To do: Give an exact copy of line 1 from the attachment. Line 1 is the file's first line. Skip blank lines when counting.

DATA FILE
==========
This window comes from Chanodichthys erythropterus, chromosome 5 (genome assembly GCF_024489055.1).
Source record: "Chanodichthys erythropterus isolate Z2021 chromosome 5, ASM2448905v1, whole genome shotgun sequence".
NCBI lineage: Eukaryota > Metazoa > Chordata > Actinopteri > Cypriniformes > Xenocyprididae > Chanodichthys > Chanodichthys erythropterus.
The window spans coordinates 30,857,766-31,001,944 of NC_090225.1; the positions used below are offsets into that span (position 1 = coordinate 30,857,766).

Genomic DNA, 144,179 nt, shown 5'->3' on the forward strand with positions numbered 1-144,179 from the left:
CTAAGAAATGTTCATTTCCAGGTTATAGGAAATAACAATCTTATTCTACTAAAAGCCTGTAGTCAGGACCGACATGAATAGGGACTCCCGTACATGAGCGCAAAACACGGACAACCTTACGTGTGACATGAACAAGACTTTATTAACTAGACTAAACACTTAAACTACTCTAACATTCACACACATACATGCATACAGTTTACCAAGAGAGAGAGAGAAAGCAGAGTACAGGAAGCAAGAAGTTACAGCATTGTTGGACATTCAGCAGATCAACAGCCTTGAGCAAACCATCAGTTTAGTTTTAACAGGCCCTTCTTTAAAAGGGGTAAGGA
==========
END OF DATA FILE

This window comes from Chanodichthys erythropterus, chromosome 5 (genome assembly GCF_024489055.1).